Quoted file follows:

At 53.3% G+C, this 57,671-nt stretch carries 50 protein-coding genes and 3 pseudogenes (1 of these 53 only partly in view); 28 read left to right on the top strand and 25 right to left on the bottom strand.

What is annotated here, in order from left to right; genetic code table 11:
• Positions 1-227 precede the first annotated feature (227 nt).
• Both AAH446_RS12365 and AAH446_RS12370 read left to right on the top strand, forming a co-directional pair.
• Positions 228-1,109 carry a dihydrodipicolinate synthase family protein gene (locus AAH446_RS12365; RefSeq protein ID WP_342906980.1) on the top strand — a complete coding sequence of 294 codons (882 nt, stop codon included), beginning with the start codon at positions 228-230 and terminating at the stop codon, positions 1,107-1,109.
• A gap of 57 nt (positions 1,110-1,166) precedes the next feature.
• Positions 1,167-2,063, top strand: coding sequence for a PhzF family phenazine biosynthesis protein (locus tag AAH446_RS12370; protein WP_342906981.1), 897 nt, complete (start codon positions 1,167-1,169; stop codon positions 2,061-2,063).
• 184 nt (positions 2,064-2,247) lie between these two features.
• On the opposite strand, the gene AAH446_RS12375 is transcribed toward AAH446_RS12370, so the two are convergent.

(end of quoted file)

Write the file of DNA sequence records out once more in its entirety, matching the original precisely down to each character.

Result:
At 53.3% G+C, this 57,671-nt stretch carries 50 protein-coding genes and 3 pseudogenes (1 of these 53 only partly in view); 28 read left to right on the top strand and 25 right to left on the bottom strand.

What is annotated here, in order from left to right; genetic code table 11:
• Positions 1-227 precede the first annotated feature (227 nt).
• Both AAH446_RS12365 and AAH446_RS12370 read left to right on the top strand, forming a co-directional pair.
• Positions 228-1,109 carry a dihydrodipicolinate synthase family protein gene (locus AAH446_RS12365; RefSeq protein ID WP_342906980.1) on the top strand — a complete coding sequence of 294 codons (882 nt, stop codon included), beginning with the start codon at positions 228-230 and terminating at the stop codon, positions 1,107-1,109.
• A gap of 57 nt (positions 1,110-1,166) precedes the next feature.
• Positions 1,167-2,063, top strand: coding sequence for a PhzF family phenazine biosynthesis protein (locus tag AAH446_RS12370; protein WP_342906981.1), 897 nt, complete (start codon positions 1,167-1,169; stop codon positions 2,061-2,063).
• 184 nt (positions 2,064-2,247) lie between these two features.
• On the opposite strand, the gene AAH446_RS12375 is transcribed toward AAH446_RS12370, so the two are convergent.